Compassionate Accountability: A Key Ingredient of Human-Centered Leadership
Today on #AskingforaFriend I talk with Nate Regier, Ph.D. about an issue I hear so many people struggle with right now. How do we provide compassionate accountability? Nate shares some of his practical leadership advice from his new book Compassionate Accountability. Watch the video to learn how to step up your human-centered leadership game and hold your team accountable with compassion.
I wonder, have you ever felt this way?
You want and need to drive results and get stuff done. You also want (and need) to be compassionate. Of course, you genuinely care about the humans on your team and all they are going through. And you also know a supportive workplace culture is important for so many reasons. Yet, there’s still work to do. This is a complex challenge leaders face every day. Nate explains you don’t have to choose between compassion and getting work done.
“Compassion and accountability are not opposites. You can’t have one without the other, and you can’t go back and forth and act like you can choose… in fact, accountability is part of compassion.” -Dr. Nate Regier
Three Techniques to Activate a Compassionate Mindset
In the video above, Nate gives us three practical ways to activate a compassionate mindset when we talk or collaborate with someone on our team.
1. Value: If that person was valuable, how would you treat them?
2. Capability: If that person was valuable, how would you treat them?
3. Responsibility: If we were responsible, how would we treat each other?
Before you initiate a conversation ask yourself these three questions to activate a compassionate mindset. Provide compassionate accountability by showing your team member you value them and trust that they are capable and responsible. You can build trust, connection, and collaboration while also supporting the overall goal of sustainable results and organizational growth.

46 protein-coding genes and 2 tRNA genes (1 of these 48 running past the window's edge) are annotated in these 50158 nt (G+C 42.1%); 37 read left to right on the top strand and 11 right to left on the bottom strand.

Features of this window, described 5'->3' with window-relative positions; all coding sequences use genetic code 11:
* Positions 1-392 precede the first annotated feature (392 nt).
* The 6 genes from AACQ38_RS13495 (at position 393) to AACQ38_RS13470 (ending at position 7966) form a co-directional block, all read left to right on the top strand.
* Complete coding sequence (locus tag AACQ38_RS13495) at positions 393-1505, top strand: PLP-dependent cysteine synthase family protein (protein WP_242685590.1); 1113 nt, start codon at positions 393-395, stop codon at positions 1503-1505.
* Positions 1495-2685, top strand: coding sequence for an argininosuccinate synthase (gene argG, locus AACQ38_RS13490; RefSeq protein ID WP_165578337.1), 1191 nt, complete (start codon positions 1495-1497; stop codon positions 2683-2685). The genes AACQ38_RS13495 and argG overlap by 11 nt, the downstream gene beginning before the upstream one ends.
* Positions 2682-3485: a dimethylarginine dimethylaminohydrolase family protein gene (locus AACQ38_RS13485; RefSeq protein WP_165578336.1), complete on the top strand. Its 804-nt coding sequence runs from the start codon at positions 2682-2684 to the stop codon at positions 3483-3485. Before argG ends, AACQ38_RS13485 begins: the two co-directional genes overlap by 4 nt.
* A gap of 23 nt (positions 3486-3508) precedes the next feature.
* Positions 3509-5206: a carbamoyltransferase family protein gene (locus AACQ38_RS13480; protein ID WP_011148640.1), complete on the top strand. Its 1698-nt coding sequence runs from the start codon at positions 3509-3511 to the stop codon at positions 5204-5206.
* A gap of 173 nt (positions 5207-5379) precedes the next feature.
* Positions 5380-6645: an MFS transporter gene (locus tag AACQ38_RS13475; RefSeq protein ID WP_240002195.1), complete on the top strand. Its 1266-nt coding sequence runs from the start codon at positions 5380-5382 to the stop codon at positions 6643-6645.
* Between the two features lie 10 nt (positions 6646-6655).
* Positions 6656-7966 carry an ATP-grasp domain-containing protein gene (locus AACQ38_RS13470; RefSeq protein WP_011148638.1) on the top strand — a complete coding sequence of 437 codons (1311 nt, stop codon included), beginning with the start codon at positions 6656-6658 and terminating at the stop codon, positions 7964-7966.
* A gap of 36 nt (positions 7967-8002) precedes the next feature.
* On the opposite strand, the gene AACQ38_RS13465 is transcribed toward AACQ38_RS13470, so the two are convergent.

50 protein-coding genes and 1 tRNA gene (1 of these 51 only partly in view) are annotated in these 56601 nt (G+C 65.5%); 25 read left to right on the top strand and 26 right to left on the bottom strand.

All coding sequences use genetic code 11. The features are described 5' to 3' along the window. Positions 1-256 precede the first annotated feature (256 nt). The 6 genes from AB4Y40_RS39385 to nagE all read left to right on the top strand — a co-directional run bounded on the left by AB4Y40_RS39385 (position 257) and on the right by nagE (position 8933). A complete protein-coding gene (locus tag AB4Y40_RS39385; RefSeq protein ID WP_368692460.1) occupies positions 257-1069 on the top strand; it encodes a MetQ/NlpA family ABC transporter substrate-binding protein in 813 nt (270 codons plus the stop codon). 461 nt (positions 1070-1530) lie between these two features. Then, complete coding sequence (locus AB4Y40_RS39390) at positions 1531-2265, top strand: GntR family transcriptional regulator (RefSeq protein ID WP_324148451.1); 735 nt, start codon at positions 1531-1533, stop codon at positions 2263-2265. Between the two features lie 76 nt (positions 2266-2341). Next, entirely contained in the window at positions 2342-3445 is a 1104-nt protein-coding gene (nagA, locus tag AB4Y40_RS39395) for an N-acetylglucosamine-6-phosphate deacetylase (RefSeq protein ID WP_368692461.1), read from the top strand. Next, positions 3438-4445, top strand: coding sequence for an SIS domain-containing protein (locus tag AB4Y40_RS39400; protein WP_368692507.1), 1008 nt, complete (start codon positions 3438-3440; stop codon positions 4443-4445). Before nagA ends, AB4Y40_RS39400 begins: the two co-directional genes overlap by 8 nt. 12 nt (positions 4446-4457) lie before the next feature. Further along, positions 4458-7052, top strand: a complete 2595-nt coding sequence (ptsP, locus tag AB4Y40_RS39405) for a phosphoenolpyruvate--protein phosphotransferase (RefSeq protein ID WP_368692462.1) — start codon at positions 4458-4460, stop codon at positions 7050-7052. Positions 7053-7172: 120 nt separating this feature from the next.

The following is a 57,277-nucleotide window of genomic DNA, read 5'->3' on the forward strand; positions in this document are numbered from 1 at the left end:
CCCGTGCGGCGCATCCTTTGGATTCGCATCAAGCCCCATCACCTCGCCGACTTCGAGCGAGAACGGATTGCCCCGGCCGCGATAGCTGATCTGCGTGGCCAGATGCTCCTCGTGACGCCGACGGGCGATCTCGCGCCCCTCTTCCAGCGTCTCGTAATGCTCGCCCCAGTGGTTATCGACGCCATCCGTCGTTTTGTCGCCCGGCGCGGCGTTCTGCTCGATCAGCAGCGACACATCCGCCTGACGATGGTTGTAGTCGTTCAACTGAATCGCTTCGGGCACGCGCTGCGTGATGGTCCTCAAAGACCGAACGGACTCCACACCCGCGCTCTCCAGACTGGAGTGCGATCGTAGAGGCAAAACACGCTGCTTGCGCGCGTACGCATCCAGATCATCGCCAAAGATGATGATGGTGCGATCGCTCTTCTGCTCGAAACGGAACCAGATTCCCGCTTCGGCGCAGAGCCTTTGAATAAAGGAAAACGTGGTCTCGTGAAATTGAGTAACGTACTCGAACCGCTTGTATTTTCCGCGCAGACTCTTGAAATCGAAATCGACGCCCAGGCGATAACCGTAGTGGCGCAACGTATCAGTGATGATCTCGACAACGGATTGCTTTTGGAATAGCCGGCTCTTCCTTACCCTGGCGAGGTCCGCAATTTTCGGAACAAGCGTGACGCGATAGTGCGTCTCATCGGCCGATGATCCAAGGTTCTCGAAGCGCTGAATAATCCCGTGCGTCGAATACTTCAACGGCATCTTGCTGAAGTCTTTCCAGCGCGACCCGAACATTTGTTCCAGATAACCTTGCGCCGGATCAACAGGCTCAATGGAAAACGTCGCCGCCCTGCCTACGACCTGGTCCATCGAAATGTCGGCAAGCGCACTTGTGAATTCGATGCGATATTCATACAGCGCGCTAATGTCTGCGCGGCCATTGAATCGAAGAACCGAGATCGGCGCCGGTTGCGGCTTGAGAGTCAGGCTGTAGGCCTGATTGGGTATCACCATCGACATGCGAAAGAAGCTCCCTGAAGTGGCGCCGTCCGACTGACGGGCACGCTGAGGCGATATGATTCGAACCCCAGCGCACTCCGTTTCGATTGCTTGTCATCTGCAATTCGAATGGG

And, as you prepare for that accountability conversation try using our Let’s Grow Leaders I.N.S.P.I.R.E. Method for more meaningful feedback and positive results. It’s a tool that integrates connection, curiosity, and commitment in a two-way conversation.
Nate has so many thoughtful insights related to compassionate accountability. You can read more about compassion in the workplace and hear how he describes the difference between empathy and compassion in our 2021 interview.
Getting Back to Work After COVID with Compassionate Accountability
During the pandemic, workplaces were flooded with compassion. Many workers found more freedom around scheduling and project deadlines. Supervisors had more patience around personal issues and scheduling conflicts. So many things were put on hold while workplaces adjusted to this new way of working.
I love compassionate accountability as a conversation starter. What would you add? How do you land in the and of compassion and accountability? What are your best practices? Add your comments below to join the conversation!